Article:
22
Past trends in climate
  • Is there a trend in global climate change?
  • How do current temperatures compare with those in
    the past?

How much has global temperature risen over the
past 100 years?
23
Timing of IPCC report preparation
2000
Activity(s) Are current trends in climate
consistent with predictions for the future? See
file.
24
Global temperature reconstructions for last 1000
years are we now outside the range of natural
variability?
no
probably yes
25
Is the hockey stick still valid?
  • Multiple spaghetti curves now published
  • larger changes than original hockey stick
  • still show the late C20th as the warmest period
    of the last millennium
  • how critical is this anyway to the case for
    human-induced warming?

26
DEBATES
  • There is genuine broad (although not 100)
    consensus in the climate science community on
    main issues
  • Argument, scepticism and hypothesis testing are
    at the heart of good science
  • Publication of research, review and quality
    control are essential in this process

27
Arguments of climate sceptics
  • Trends. There is no significant trend in global
    temperature (e.g. urban heat island effect,
    geographic coverage of data)
  • Attribution. Human activities are not responsible
    for observed trends
  • Impacts. The negative impacts of predicted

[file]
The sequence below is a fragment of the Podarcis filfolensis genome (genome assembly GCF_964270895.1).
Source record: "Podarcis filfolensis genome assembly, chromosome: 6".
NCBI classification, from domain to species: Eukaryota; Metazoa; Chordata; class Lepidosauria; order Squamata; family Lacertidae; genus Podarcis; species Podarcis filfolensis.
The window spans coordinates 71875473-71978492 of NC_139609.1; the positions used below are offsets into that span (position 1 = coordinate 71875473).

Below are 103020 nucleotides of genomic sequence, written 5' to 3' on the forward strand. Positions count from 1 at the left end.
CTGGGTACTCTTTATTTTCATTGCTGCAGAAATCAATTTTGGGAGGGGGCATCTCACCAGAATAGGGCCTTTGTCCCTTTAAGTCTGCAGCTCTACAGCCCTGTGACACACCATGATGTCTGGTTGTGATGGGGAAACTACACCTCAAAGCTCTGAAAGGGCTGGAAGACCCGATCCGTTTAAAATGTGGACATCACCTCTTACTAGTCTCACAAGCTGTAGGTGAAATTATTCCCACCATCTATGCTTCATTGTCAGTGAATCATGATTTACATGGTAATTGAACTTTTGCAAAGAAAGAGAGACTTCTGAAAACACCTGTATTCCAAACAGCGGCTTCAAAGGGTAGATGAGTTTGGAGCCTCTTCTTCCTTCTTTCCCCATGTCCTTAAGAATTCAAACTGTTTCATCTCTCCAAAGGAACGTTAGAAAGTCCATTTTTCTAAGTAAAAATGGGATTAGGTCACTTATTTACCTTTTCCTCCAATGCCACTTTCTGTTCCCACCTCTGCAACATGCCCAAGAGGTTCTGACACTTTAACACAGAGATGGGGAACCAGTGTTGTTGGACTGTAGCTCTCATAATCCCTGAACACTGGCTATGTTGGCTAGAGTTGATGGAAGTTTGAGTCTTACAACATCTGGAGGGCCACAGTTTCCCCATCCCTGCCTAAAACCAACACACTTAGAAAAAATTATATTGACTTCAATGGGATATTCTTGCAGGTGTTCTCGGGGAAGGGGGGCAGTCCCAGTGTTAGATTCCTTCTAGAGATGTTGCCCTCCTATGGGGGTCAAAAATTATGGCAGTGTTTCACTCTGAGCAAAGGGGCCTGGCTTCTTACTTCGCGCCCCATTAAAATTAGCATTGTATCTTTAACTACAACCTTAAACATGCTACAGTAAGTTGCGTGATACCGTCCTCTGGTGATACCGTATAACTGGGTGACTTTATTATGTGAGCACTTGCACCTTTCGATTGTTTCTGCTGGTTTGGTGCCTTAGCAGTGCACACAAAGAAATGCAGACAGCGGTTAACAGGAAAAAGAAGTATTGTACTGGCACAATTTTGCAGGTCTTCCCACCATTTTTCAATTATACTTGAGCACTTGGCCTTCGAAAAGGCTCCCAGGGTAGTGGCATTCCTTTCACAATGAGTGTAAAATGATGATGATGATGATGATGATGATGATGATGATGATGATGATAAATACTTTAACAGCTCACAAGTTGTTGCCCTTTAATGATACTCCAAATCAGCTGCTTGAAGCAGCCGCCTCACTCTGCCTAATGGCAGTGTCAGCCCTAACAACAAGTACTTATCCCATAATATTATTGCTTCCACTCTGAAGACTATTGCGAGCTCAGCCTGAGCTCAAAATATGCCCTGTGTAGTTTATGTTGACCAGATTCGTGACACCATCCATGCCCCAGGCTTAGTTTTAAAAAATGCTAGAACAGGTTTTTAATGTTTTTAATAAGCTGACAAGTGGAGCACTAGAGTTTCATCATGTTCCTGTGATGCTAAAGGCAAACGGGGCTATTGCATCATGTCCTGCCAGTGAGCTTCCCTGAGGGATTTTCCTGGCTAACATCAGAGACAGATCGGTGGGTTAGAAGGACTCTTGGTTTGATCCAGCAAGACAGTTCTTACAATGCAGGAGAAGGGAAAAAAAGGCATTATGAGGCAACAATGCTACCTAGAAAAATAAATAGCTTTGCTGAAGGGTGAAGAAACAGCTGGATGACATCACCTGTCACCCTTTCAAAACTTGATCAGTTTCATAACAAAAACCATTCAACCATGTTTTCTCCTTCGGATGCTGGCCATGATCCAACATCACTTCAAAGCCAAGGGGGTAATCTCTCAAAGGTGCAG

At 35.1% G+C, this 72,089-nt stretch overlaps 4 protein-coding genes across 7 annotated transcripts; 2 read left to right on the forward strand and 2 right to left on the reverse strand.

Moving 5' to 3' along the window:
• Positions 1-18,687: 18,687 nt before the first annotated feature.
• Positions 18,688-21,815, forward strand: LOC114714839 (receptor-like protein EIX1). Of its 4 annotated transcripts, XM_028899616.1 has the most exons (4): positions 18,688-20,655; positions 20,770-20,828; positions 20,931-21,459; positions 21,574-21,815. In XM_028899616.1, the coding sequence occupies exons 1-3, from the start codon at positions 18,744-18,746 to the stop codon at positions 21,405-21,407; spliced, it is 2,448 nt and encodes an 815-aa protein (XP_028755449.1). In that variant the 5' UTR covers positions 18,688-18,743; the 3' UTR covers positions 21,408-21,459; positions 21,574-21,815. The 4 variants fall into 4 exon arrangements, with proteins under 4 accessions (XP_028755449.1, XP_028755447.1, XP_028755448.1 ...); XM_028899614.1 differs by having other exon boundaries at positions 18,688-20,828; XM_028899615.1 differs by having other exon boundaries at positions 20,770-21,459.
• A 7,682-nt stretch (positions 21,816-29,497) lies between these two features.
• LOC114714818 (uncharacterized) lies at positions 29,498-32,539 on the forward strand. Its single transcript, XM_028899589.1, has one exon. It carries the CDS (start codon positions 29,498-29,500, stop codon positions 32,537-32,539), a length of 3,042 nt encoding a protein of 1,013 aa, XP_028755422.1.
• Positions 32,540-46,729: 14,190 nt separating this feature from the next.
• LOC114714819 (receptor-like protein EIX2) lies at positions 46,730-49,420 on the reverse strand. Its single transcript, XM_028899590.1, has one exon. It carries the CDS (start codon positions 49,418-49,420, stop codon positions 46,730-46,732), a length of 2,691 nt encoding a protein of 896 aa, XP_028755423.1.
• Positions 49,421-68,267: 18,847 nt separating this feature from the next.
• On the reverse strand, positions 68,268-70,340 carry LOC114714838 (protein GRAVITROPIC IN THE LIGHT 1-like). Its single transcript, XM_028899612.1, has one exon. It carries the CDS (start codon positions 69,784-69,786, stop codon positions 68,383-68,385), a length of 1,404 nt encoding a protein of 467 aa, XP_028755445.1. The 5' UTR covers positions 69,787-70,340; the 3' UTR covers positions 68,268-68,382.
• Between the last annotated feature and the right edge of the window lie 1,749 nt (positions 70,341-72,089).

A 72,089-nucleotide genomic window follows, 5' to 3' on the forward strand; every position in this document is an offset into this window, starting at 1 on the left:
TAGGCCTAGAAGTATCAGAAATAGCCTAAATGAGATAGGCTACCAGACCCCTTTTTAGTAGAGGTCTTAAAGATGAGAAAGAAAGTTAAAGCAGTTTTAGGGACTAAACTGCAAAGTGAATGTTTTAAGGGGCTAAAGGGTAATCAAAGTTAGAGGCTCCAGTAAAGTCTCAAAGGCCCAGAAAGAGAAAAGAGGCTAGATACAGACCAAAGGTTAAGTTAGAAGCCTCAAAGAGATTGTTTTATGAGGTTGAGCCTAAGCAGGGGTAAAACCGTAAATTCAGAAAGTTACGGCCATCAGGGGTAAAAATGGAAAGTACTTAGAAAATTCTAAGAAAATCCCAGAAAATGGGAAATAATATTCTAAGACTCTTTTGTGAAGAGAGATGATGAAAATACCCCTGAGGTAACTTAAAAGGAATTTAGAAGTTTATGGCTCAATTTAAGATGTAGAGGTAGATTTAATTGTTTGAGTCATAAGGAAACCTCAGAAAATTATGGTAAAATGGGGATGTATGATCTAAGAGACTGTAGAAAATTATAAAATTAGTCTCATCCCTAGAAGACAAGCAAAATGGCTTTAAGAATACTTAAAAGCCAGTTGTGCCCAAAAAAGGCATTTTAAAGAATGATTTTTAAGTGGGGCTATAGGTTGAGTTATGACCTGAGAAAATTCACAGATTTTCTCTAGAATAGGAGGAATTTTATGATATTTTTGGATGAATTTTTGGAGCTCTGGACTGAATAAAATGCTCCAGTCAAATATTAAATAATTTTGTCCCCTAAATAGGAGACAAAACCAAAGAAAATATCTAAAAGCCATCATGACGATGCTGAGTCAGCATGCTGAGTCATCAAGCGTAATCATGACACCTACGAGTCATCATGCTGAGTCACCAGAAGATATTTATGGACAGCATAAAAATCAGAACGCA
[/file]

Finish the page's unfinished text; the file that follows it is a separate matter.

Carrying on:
climate change are over-estimated cost-benefit
    analysis does not support mitigation action

28
Trendse.g. Urban heat island
Activity Compare temperature records from urban
and rural areas in the UK is there a systematic
difference and how big is it?
Sources http//antwrp.gsfc.nasa.gov/apod/ap040822
.html http//data.giss.nasa.gov/gistemp/2005/
29
Attribution
  • Observed changes are
  • within natural variability
  • due to other effects (e.g. solar variability)

IPCC (2001) Figure 4 from SPM. Model outputs
using natural (solar, volcanic) and anthropogenic
(GHGs, aerosols) climate forcing
30
Impacts sceptics
The costs of mitigating climate change are
greater than the benefits gained from adapting to
change Best exemplified by Bjorn Lomborg in the
skeptical environmentalist
Activities How accurate are estimates of costs
and benefits likely to be? Economic costing does
not include costs to natural systems does this
matter?
31
Science, consensus and debate
Consensus
Sceptic
Supporter
Contrasting reading - Fact vs fiction? Is the
distinction clear?
Activity Take extracts from the above (or use
www sites) and identify differences in style,
language, use of documentation, nature of
documentation
32
International policy is scientific advice
followed?
33
International policy
Scientific advice
Pressure groups ()
Media and public opinion
Government delegates
International policy
Acceptance in national governments
Government policy .. and action
Activity Follow one of the COP meetings linked
to the UN Framework Convention on Climate Change
www.unfccc.org
34
What are desirable levels of future climate
change?
  • Defined by
  • Global temperature (2oC?)
  • Global emissions (2.5 Gt C fossil fuels pa?)
  • Atmospheric concentration (450-550 ppm CO2?)
  • Timescale
  • e.g. UK RCEP (2002) Suggest 60 reduction on 1990
    CO2 emissions by 2050 for UK
  • Compare with
  • Kyoto target of c. 5.2 by 2008-2012 for Annex 1
    countries
  • UK Government target of 20 by 2010 (and may hit
    10....)

35
Use the graph below from the RCEP Energy report
as a starting point for debating questions such
as Which parts of the world are the biggest
contributors to climate change? Should targets
for reductions be based on current total
contributions, per capita emissions or perhaps
emissions per GDP?